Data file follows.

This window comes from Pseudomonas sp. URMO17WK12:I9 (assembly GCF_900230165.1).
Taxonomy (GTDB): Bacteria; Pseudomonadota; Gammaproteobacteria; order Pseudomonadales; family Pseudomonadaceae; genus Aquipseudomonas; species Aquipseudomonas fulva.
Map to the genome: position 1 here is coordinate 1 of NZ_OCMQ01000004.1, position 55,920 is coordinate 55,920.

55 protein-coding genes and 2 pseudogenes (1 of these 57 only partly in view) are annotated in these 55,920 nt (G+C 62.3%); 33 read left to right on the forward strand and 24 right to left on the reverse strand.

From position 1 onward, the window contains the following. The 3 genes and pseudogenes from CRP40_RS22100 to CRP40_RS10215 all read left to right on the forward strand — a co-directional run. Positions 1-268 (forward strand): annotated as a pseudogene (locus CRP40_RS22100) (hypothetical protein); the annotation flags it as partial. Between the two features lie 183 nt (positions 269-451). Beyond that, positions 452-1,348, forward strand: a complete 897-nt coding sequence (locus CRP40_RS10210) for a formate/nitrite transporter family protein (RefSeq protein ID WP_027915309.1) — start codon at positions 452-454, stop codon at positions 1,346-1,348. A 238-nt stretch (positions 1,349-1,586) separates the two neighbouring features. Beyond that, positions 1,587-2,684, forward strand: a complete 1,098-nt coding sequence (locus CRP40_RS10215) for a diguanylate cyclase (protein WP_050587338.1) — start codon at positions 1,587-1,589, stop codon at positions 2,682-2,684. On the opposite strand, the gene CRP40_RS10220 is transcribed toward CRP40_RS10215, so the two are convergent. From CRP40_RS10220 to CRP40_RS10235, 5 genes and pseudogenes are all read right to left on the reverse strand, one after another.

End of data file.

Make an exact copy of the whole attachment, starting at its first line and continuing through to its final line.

This window comes from Pseudomonas sp. URMO17WK12:I9 (assembly GCF_900230165.1).
Taxonomy (GTDB): Bacteria; Pseudomonadota; Gammaproteobacteria; order Pseudomonadales; family Pseudomonadaceae; genus Aquipseudomonas; species Aquipseudomonas fulva.
Map to the genome: position 1 here is coordinate 1 of NZ_OCMQ01000004.1, position 55,920 is coordinate 55,920.

55 protein-coding genes and 2 pseudogenes (1 of these 57 only partly in view) are annotated in these 55,920 nt (G+C 62.3%); 33 read left to right on the forward strand and 24 right to left on the reverse strand.

From position 1 onward, the window contains the following. The 3 genes and pseudogenes from CRP40_RS22100 to CRP40_RS10215 all read left to right on the forward strand — a co-directional run. Positions 1-268 (forward strand): annotated as a pseudogene (locus CRP40_RS22100) (hypothetical protein); the annotation flags it as partial. Between the two features lie 183 nt (positions 269-451). Beyond that, positions 452-1,348, forward strand: a complete 897-nt coding sequence (locus CRP40_RS10210) for a formate/nitrite transporter family protein (RefSeq protein ID WP_027915309.1) — start codon at positions 452-454, stop codon at positions 1,346-1,348. A 238-nt stretch (positions 1,349-1,586) separates the two neighbouring features. Beyond that, positions 1,587-2,684, forward strand: a complete 1,098-nt coding sequence (locus CRP40_RS10215) for a diguanylate cyclase (protein WP_050587338.1) — start codon at positions 1,587-1,589, stop codon at positions 2,682-2,684. On the opposite strand, the gene CRP40_RS10220 is transcribed toward CRP40_RS10215, so the two are convergent. From CRP40_RS10220 to CRP40_RS10235, 5 genes and pseudogenes are all read right to left on the reverse strand, one after another.